The Fourth District reviewed the trial court’s decision denying CRCD leave to amend and sustaining Caltrans’ demurrer de novo, and considered: (1) whether Streets and Highway Code section 103 exempts the I-5/SR56 Project from CEQA review; and (2) whether CRCD’s petition sufficiently alleged facts showing Caltrans was equitably estopped from raising the 35-day statute of limitations. The Court treated Caltrans’ demurrer as having admitted all of the properly pled material facts in the petition. The Court stated that a demurrer brought on statute of limitations grounds will be overruled if the relevant facts do not clearly establish that the action is time-barred.

Section 103 Does Not Exempt Caltrans from Conducting CEQA Review of the I-5/SR56 Project

First, the Court applied traditional rules of statutory construction to interpret section 103 as a matter of first impression. The Court held that the section did not statutorily exempt Caltrans from conducting CEQA review of the I-5/SR56 Project because it only exempted the Coastal Commission’s approval of the PWP. The Court reasoned that the Legislature intended the PWP to function as a “long range development plan” that could be approved under a certified regulatory program, pursuant to Public Resources Code sections 21080.09 and 21080.5. This certified regulatory program only provided the Coastal Commission with approval authority. Further, section 103 only authorizes the Coastal Commission to prepare substitute documents when certifying or approving the PWP; it did not exempt Caltrans from conducting project-level CEQA review and preparing an EIR for the I-5/SR56 Project.

Finally, the Court rejected Caltrans’ argument that the Coastal Commission’s approval of the PWP implicitly approved the I-5/SR56 Project. The Court explained that the PWP included numerous alternative projects for the NCC, but did not include the I-5/SR56 Project, as defined in the Final EIR. Had the Legislature intended to exempt Caltrans from preparing an EIR for the Project, or provide Caltrans with a certified regulatory program, it would have expressly done so. Because the plain language of section 103 does not provide for such exemptions, Caltrans was required to conduct individual, project-level CEQA review of the Project.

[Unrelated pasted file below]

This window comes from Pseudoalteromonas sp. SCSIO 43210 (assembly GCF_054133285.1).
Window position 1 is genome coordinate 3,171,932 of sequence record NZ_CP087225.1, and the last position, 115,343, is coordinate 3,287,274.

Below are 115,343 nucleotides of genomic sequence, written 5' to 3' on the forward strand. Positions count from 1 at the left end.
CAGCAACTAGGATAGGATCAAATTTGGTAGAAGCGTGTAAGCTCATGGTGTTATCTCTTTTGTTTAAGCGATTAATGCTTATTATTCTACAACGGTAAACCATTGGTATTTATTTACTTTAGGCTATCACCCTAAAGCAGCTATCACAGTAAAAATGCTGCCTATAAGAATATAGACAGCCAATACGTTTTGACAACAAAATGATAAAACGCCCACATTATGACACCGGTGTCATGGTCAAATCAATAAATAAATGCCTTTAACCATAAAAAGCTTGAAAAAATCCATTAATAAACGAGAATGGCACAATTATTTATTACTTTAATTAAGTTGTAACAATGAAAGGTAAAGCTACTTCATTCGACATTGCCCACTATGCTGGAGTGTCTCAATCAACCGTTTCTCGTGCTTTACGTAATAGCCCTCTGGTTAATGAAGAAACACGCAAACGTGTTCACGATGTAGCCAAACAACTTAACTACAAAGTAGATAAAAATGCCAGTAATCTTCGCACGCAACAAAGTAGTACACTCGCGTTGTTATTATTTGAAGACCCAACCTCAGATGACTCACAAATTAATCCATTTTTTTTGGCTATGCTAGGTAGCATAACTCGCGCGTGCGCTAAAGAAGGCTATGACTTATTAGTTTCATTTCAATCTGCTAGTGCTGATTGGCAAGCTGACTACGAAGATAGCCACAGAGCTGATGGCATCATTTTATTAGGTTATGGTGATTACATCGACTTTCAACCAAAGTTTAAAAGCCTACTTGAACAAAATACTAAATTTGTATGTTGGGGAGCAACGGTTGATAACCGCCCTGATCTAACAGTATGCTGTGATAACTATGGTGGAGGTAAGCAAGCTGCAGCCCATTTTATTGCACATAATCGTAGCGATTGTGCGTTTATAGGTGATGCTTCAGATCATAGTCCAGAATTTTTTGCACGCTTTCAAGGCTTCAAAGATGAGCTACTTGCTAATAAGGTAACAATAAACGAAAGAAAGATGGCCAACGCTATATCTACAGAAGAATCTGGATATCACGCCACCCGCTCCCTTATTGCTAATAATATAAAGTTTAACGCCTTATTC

Petitioner Alleged Sufficient Facts Showing Caltrans Was Equitably Estopped from Relying on the Statute of Limitations Defense to Overcome Caltrans’ Demurrer

The Court’s independent review of the petition indicated that CRCD pled facts that sufficiently showed Caltrans was equitably estopped from relying on the 35-day statute of limitations for actions challenging notices of exemptions. A government agency may be estopped from asserting a statute of limitations defense if the petition indicates that the agency’s fraudulent or misrepresentative conduct prevented a reasonably prudent person from timely seeking legal advice or commencing litigation. Here, Caltrans informed the public in its Draft and Final EIRs that Caltrans would file a NOD if it decided to approve the I-5/SR56 Project. However, Caltrans did not inform the public, commenters, or interested parties about its decision to file a NOE instead of a NOD. Caltrans’ statements and conduct further suggested that it would not approve the Project until mid-August 2017, after the public comment and review period closed. The Court held that there was, at minimum, a disputed question of fact whether, by approving the Project in early July after repeatedly stating that project approval would follow the announced Final EIR circulation and review period, Caltrans misled CRCD about facts Caltrans intended to be acted on. CRCD’s petition adequately pled that CRCD was ignorant of the true state of facts, which precluded CRCD from commencing the instant action before the 35-day statute of limitations period expired.

For these reasons, the Court held that Caltrans’ demurrer must be overruled and the trial court’s judgment dismissing CRCD’s petition must be reversed and vacated.

Bridget K. McDonald

Fourth District Affirms California Coastal Commission’s Authority to Impose Conditions on Coastal Development Permits Under Local Coastal Programs

On September 19, 2019, the Fourth District Court of Appeal issued its decision in Lindstrom v. California Coastal Commission (2019) 40 Cal.App.5th 73, in which the appellate court partially reversed the trial court’s decision and held that the California Coastal Commission did not abuse its discretion with regard to three of four special conditions imposed on a coastal development permit for a residential project in the City of Encinitas. In upholding the three special conditions, two of which concerned setback requirements and the other prohibiting the construction of any shoreline protective devices, the court of appeal found the conditions to be consistent with the City’s local coastal program and within the Commission’s authority. The court ordered that the fourth condition be deleted or revised, however, as it found the Commission’s requirement that the home be removed if “any government agency” orders so “due to a natural hazard” to be both overly broad and unreasonable.